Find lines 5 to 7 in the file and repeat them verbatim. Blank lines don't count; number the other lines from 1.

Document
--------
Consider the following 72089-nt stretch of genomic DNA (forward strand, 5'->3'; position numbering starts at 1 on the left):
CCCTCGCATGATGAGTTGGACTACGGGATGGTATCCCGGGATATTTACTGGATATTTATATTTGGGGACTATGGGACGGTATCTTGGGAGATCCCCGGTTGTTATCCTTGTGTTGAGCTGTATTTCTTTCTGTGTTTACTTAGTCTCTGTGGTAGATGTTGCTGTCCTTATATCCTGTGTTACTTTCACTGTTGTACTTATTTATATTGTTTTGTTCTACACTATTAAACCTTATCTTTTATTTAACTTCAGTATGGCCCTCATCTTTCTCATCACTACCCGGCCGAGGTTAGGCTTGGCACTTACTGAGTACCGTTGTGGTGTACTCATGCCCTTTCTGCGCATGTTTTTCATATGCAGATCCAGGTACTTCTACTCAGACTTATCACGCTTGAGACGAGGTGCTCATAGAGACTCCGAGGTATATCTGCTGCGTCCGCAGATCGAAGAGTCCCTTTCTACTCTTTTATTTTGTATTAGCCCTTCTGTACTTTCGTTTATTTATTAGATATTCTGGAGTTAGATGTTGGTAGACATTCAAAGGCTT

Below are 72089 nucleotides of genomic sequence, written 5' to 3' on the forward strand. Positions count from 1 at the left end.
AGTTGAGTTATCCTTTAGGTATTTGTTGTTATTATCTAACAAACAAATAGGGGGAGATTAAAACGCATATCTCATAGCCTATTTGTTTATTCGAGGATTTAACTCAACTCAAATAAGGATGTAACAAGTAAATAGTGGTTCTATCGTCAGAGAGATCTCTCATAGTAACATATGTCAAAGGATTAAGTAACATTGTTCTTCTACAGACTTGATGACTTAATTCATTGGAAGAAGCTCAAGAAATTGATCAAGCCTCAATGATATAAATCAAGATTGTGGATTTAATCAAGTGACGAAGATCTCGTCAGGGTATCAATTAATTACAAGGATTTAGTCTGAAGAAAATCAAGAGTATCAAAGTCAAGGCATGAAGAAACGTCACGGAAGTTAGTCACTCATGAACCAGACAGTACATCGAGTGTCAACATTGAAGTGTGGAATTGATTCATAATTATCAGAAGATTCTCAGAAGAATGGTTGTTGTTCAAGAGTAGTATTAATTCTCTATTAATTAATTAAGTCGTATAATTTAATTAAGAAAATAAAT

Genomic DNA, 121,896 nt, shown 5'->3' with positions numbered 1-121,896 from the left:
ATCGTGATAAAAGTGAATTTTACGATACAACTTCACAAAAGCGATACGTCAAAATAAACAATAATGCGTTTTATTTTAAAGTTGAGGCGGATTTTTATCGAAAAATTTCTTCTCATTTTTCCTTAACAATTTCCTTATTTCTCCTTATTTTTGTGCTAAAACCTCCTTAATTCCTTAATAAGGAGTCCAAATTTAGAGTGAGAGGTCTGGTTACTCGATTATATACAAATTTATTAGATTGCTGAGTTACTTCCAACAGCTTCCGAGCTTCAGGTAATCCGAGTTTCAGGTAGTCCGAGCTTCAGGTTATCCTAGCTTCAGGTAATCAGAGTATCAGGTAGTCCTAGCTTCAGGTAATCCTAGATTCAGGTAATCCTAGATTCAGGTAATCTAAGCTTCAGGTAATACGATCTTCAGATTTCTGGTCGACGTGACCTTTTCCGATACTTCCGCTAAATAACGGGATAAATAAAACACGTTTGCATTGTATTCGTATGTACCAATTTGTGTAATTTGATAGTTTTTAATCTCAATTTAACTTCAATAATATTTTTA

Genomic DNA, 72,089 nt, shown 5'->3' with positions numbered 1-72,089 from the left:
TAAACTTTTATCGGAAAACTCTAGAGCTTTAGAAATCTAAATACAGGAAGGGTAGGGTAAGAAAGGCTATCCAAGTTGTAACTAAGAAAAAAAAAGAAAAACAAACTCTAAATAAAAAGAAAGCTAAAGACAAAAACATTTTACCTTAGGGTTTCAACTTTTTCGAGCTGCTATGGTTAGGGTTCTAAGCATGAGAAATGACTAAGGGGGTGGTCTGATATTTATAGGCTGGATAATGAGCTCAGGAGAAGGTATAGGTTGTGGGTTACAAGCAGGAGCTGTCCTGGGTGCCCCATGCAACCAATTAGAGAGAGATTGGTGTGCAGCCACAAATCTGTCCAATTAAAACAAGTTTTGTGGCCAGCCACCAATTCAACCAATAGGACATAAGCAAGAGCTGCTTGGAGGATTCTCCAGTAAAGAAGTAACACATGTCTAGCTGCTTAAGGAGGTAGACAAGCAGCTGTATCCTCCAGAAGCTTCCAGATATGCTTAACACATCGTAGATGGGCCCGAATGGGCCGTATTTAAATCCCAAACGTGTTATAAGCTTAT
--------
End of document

Genomic DNA, 121,896 nt, shown 5'->3' with positions numbered 1-121,896 from the left:
ATCGTGATAAAAGTGAATTTTACGATACAACTTCACAAAAGCGATACGTCAAAATAAACAATAATGCGTTTTATTTTAAAGTTGAGGCGGATTTTTATCGAAAAATTTCTTCTCATTTTTCCTTAACAATTTCCTTATTTCTCCTTATTTTTGTGCTAAAACCTCCTTAATTCCTTAATAAGGAGTCCAAATTTAGAGTGAGAGGTCTGGTTACTCGATTATATACAAATTTATTAGATTGCTGAGTTACTTCCAACAGCTTCCGAGCTTCAGGTAATCCGAGTTTCAGGTAGTCCGAGCTTCAGGTTATCCTAGCTTCAGGTAATCAGAGTATCAGGTAGTCCTAGCTTCAGGTAATCCTAGATTCAGGTAATCCTAGATTCAGGTAATCTAAGCTTCAGGTAATACGATCTTCAGATTTCTGGTCGACGTGACCTTTTCCGATACTTCCGCTAAATAACGGGATAAATAAAACACGTTTGCATTGTATTCGTATGTACCAATTTGTGTAATTTGATAGTTTTTAATCTCAATTTAACTTCAATAATATTTTTA

Genomic DNA, 72,089 nt, shown 5'->3' with positions numbered 1-72,089 from the left: